Back Pain World's Leading Cause of Disability

By Pat Anson, Editor

Lower back pain remains the world's leading cause of disability, according to an extensive new study of health data that also warns that the number of people living in poor health is set to rise rapidly over coming decades.

Using a statistical analysis known as "years lived with disability" (YLD),  the Global Burden of Disease Study ranks lower back pain as the leading cause of disability worldwide, followed by major depression.  

Low back pain was the leading cause of YLDs in 86 countries and the second or third leading cause in 67 countries. It also caused more health loss than diabetes, chronic obstructive pulmonary disease, and asthma combined.

Several other painful conditions also ranked high, including neck pain (#4), migraine (#7),  musculoskeletal disorders (#10), osteoarthritis (#13) and medication overuse headache (#18).

The study, which is published online in The Lancet, is the first to examine the extent, pattern, and trends in disabilities worldwide. An international consortium of researchers led by the Institute for Health Metrics and Evaluation (IHME) at the University of Washington studied 301 diseases and injuries in 188 countries.

They found that while people around the world are living longer, they are spending more time in ill health as rates of diseases and injuries decline more slowly than death rates.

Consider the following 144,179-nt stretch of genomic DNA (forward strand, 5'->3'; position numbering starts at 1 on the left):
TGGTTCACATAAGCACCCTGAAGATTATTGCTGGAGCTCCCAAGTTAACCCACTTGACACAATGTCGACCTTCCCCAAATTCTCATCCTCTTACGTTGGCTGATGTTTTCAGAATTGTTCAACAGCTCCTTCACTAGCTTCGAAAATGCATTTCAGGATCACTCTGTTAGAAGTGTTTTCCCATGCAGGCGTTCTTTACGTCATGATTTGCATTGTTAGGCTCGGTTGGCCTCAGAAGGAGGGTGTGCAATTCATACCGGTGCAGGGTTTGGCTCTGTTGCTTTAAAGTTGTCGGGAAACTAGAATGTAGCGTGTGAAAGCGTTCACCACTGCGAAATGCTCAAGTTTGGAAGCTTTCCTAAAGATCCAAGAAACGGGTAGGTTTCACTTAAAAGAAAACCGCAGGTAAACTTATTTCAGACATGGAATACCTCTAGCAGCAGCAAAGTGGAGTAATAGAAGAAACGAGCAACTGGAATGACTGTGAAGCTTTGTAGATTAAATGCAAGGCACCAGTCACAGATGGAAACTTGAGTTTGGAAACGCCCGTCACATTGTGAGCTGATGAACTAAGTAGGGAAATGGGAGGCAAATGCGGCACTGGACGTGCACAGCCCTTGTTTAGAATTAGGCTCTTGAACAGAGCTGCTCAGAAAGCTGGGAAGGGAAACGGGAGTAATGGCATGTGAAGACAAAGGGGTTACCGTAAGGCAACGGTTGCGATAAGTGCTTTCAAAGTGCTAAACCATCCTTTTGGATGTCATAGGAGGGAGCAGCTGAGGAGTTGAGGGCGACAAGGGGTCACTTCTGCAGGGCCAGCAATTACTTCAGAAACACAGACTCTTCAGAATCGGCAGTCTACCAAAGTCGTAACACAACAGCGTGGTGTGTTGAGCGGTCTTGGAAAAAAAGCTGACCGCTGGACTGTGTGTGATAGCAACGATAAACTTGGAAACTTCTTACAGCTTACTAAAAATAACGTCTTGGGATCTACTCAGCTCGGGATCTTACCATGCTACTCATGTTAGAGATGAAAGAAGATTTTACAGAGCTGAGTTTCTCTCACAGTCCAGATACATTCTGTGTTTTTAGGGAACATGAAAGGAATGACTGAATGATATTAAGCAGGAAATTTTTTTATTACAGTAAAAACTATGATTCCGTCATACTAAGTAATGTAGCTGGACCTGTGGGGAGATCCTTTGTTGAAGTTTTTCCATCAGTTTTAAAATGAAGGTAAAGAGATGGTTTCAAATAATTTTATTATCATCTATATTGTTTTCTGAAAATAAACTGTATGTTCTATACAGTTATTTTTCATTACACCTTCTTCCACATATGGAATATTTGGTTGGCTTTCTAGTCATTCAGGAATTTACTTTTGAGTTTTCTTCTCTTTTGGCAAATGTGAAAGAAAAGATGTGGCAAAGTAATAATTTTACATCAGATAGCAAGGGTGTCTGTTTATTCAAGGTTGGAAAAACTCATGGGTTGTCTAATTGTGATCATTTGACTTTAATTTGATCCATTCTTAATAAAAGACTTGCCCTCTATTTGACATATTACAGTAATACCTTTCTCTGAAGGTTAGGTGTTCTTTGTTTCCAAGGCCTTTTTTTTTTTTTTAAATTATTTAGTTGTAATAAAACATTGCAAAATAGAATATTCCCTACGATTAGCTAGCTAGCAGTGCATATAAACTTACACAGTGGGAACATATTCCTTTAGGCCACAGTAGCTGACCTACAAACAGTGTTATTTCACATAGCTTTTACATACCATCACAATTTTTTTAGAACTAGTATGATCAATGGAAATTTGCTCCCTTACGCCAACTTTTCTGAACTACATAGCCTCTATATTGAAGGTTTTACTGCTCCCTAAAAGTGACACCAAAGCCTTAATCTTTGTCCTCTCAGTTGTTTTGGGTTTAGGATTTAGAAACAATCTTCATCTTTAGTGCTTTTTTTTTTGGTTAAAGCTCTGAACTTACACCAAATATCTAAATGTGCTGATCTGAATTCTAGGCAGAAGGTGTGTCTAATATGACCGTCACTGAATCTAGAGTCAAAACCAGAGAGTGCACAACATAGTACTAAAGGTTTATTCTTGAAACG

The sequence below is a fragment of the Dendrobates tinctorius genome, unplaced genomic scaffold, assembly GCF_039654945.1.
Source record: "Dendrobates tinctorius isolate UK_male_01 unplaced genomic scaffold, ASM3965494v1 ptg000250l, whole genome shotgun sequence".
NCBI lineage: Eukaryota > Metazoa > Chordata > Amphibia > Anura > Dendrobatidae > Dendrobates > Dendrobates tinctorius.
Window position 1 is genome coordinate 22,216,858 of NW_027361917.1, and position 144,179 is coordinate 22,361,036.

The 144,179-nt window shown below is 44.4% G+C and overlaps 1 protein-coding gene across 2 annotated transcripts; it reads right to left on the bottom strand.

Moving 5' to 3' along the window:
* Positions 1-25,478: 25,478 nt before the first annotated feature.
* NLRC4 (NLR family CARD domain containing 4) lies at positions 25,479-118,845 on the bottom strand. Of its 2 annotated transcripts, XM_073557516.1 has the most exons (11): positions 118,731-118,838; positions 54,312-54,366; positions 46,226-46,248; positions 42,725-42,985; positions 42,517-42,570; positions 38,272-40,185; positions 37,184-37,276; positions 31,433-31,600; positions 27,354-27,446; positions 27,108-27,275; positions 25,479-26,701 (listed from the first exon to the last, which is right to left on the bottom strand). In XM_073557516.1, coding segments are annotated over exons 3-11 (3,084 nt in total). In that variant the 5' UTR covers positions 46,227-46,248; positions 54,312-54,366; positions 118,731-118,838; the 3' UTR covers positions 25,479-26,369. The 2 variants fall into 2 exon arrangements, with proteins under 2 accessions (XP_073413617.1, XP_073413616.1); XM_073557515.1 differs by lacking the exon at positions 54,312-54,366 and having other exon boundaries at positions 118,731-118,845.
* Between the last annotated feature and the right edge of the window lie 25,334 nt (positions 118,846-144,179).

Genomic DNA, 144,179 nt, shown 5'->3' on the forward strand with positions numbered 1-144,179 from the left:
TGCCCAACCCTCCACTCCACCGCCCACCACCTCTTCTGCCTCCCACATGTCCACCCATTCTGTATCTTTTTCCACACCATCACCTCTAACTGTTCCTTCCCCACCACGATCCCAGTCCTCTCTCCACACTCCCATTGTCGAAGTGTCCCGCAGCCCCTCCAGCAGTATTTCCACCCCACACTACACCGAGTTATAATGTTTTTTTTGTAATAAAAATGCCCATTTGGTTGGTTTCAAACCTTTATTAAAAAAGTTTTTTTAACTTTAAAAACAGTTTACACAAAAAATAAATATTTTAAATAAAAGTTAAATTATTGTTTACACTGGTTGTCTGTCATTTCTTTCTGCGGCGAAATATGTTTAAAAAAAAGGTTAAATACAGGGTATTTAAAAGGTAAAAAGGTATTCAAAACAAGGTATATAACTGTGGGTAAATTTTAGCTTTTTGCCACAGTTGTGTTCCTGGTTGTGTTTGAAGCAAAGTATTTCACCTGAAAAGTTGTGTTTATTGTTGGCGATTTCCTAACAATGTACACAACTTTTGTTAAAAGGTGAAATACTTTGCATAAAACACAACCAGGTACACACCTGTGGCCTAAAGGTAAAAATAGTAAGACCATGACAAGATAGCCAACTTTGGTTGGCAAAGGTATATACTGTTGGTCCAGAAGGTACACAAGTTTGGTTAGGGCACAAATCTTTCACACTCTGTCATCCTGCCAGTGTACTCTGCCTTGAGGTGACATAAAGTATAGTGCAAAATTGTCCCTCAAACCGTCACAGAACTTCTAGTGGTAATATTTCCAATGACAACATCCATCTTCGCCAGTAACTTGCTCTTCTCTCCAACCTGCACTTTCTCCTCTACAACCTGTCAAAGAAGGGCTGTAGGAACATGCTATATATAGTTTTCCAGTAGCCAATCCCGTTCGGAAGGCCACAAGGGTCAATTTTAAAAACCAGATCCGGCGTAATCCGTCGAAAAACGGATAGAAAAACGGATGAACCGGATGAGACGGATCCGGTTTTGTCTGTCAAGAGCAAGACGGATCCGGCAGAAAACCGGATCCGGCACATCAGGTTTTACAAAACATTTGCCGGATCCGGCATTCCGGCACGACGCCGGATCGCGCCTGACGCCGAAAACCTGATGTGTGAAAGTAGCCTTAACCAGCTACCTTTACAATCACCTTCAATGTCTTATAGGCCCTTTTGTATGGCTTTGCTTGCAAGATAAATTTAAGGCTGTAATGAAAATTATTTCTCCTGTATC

Just one in 20 people worldwide had no health problems in 2013, with a third of the world’s population -- 2.3 billion people -- experiencing more than five ailments. Of those, 81% were younger than 65 years old.

The disease burdens for low back pain and depression both increased more than 50% since 1990. There was also a startling increase in disability caused by diabetes (up 136%), Alzheimer’s disease (up 92%), medication overuse headache (up 120%), and osteoarthritis (up 75%).

"What ails you isn't necessarily what kills you," said IHME Director Dr. Christopher Murray. "As nonfatal illnesses and related ailments affect more people of all ages, countries must look closely at health policies and spending to target these conditions."

Between 1990 and 2013, YLDs increased from 537.6 million to 764.8 million for both sexes. The leading causes of YLD remained largely stable during this period, but they took an increased toll on health due to population growth and aging.

Musculoskeletal disorders, combined with fractures and soft tissue injuries, accounted for one-fifth of YLDs globally in 2013, ranging from a low of 11% for Mali's population to a high of 30% in South Korea.

"Many countries around the world have made great progress in addressing fatal diseases, but nonfatal illnesses pose the next major threat in terms of disease burden," said Professor Theo Vos of IHME, the study's lead author. "This need to meet the challenge of nonfatal diseases and injuries only becomes more urgent as the population increases and people live longer."

Leading Causes of YLDs in 2013:

  1.  Low back pain
  2.  Major depressive disorder
  3.  Iron-deficiency anemia
  4.  Neck pain
  5.  Hearing loss
  6.  Diabetes
  7.  Migraine
  8.  Chronic obstructive pulmonary disease
  9.  Anxiety disorders
  10.  Other musculoskeletal disorders

“Large, preventable causes of health loss, particularly serious musculoskeletal disorders and mental and behavioral disorders, have not received the attention that they deserve. Addressing these issues will require a shift in health priorities around the world, not just to keep people alive into old age, but also to keep them healthy,” said Vos.

This study was funded by the Bill & Melinda Gates Foundation.